Most Location Managers I know use hand-mics instead of headsets. Simply put, we deal with the public more than anyone else, and if you're talking to the store owner down the block, you'd like him to hear that someone just called you on the radio before you start ignoring him to respond to the call. If you're wearing a head set, you're just suddenly speaking to someone else and that comes off as rude. It is not a successful strategy in conflict resolution.

Having the open mic, though, can be a double edged sword. I was a Locations P.A. on Coming to America. There's a scene toward the end of the movie with Shari Headley running through a rainstorm. (This is not the "Rain post" I promised the Script Goddess. I'll get around to that another time.) Our location that night was outside of a car wash in Queens. The entire outside of the car wash was done up with a mural made out of sequins and it just looked outrageous, especially when we lit it. The only thing on the block that wasn't part of the car wash was in the middle of the block. The middle part of the wall was occupied by a large picture window that looked in on a car service office. (In NYC, yellow cabs cruise for fares and if you want to call for a car to pick you up, you call a car service.)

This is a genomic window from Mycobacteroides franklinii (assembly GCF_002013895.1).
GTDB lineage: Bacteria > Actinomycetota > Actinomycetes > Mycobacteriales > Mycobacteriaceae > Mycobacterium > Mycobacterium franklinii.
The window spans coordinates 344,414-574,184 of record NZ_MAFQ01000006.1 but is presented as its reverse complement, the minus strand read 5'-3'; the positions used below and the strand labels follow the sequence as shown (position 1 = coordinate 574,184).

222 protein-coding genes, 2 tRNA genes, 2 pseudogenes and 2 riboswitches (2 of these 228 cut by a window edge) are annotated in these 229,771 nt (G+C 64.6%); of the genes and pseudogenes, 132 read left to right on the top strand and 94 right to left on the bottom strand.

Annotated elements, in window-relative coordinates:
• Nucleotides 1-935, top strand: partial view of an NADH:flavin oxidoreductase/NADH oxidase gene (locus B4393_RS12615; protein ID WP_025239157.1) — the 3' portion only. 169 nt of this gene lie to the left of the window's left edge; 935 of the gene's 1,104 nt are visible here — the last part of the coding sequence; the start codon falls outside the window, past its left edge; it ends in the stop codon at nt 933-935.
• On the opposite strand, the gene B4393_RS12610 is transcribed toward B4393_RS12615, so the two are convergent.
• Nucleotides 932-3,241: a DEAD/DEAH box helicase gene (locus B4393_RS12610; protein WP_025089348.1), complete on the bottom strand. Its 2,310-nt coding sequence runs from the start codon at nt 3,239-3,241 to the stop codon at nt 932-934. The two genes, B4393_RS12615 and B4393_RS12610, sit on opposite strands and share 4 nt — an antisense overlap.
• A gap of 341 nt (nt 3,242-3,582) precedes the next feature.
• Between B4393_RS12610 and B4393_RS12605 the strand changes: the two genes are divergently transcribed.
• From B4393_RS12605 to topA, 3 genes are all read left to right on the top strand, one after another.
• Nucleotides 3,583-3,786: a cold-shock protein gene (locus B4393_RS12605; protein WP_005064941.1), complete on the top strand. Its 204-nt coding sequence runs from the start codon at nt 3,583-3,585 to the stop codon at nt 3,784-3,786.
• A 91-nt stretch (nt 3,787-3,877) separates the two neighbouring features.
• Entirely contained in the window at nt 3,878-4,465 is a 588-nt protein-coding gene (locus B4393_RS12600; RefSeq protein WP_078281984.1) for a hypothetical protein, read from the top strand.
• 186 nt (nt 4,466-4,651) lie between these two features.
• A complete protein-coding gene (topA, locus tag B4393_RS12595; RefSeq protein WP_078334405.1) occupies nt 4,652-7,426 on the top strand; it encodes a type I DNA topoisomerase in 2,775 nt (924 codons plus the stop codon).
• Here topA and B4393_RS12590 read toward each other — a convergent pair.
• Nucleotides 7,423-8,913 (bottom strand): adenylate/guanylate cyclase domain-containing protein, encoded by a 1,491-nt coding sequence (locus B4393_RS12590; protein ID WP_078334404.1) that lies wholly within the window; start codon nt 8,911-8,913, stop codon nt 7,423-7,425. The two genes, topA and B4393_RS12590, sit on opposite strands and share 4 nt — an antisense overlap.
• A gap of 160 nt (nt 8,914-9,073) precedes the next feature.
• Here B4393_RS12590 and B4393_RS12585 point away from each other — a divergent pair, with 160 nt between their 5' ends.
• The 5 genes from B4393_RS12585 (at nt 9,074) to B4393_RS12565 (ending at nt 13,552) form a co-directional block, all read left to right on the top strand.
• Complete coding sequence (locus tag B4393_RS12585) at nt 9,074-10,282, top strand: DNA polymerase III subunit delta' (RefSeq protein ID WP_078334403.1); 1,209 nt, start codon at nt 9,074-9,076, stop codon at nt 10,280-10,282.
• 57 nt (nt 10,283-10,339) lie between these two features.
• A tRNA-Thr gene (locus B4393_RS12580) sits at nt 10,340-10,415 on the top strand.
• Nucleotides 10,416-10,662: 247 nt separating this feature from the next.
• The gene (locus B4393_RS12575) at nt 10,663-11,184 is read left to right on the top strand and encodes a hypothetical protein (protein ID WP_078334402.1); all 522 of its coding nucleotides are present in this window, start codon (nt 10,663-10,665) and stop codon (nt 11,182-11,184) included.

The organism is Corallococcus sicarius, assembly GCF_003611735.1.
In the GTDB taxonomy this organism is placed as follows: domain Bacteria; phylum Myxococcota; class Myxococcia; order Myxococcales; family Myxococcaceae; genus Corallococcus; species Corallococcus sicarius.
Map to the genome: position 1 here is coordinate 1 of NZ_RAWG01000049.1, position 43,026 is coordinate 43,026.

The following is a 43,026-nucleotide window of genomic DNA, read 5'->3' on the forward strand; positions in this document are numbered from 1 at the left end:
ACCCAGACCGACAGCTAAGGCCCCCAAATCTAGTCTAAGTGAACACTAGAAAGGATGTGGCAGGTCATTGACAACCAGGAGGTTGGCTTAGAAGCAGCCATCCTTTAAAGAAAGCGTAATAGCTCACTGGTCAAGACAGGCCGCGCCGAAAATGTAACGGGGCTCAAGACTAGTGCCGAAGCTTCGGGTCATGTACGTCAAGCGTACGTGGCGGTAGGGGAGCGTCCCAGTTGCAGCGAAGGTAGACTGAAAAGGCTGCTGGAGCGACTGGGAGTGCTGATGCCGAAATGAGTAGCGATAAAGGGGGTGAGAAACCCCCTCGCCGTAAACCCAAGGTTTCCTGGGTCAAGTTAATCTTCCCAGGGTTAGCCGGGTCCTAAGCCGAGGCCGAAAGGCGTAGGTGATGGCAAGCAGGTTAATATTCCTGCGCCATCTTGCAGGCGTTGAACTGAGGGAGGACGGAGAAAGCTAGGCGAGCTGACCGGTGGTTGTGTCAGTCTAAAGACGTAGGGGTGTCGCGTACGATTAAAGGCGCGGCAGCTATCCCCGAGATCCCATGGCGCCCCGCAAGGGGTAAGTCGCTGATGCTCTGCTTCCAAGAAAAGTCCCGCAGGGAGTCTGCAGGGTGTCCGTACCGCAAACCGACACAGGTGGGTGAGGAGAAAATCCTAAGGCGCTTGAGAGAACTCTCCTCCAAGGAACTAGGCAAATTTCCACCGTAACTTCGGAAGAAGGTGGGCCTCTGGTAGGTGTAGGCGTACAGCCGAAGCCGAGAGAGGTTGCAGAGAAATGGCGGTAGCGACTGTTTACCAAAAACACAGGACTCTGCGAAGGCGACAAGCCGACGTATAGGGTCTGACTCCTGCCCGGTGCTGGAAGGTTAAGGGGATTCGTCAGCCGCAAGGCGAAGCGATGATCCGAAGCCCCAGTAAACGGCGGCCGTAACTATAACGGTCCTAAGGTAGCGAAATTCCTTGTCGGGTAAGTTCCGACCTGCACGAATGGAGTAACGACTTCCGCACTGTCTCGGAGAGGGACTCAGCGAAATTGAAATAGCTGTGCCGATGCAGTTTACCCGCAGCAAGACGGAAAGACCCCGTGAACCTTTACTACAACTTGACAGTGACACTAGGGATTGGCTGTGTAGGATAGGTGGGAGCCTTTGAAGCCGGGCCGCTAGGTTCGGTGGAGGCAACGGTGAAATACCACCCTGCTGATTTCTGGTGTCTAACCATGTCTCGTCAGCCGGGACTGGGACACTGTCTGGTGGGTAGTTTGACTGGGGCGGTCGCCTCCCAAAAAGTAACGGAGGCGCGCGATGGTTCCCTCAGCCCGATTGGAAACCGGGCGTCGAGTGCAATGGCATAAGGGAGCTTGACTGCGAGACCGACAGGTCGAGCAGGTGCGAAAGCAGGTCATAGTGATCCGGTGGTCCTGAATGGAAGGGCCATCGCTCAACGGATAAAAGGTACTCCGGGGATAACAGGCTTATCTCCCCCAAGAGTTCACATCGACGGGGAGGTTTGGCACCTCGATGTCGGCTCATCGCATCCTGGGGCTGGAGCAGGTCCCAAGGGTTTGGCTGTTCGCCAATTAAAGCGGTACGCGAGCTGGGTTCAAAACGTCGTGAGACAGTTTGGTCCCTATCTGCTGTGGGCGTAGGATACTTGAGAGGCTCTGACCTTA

Rain scenes aren't pleasant for anyone, but the night we shot this scene, the tempreature dipped to about 14º. The first time they tried to shoot, all of the rain bars and spinners froze solid in about two minutes and Shari couldn't stop shivering regardless of the dry-suit she was wearing under her wardrobe. So we waited for a few hours while the effects guys used steam to get everything flowing again and then figured out how much glycol to mix with the water so that they could make rain. (Note: There's no way in hell you could get a permit to use any percentage mixture of glycol nowadays, and I'm sure we used a hell of a lot more than was permissable then.)

Eventually, I could see that we were getting close to being ready to try shooting again, so I went into the car service to ask the 400 lb. dispatcher who was watching us through the window if he'd please step back into his office so he wouldn't be in the shot. Just as I walked into the office, my open mic screamed, "Somebody get into the car service and get that fat fuck out of the window". I just looked at him sheepishly and told him he should feel free to stand anywhere he liked.